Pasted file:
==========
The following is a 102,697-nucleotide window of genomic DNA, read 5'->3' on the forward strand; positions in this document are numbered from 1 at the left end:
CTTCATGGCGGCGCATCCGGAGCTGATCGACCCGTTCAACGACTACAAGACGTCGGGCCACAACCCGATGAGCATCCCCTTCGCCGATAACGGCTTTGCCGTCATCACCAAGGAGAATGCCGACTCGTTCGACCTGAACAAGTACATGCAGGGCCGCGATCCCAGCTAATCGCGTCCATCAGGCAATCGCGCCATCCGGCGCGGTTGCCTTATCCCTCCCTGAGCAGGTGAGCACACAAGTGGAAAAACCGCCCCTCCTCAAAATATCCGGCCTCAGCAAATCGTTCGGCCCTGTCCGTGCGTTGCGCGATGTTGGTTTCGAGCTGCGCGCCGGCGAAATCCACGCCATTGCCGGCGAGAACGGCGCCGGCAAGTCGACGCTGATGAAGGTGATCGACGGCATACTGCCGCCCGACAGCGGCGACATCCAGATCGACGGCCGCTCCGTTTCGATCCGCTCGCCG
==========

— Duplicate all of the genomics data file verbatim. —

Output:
The following is a 102,697-nucleotide window of genomic DNA, read 5'->3' on the forward strand; positions in this document are numbered from 1 at the left end:
CTTCATGGCGGCGCATCCGGAGCTGATCGACCCGTTCAACGACTACAAGACGTCGGGCCACAACCCGATGAGCATCCCCTTCGCCGATAACGGCTTTGCCGTCATCACCAAGGAGAATGCCGACTCGTTCGACCTGAACAAGTACATGCAGGGCCGCGATCCCAGCTAATCGCGTCCATCAGGCAATCGCGCCATCCGGCGCGGTTGCCTTATCCCTCCCTGAGCAGGTGAGCACACAAGTGGAAAAACCGCCCCTCCTCAAAATATCCGGCCTCAGCAAATCGTTCGGCCCTGTCCGTGCGTTGCGCGATGTTGGTTTCGAGCTGCGCGCCGGCGAAATCCACGCCATTGCCGGCGAGAACGGCGCCGGCAAGTCGACGCTGATGAAGGTGATCGACGGCATACTGCCGCCCGACAGCGGCGACATCCAGATCGACGGCCGCTCCGTTTCGATCCGCTCGCCG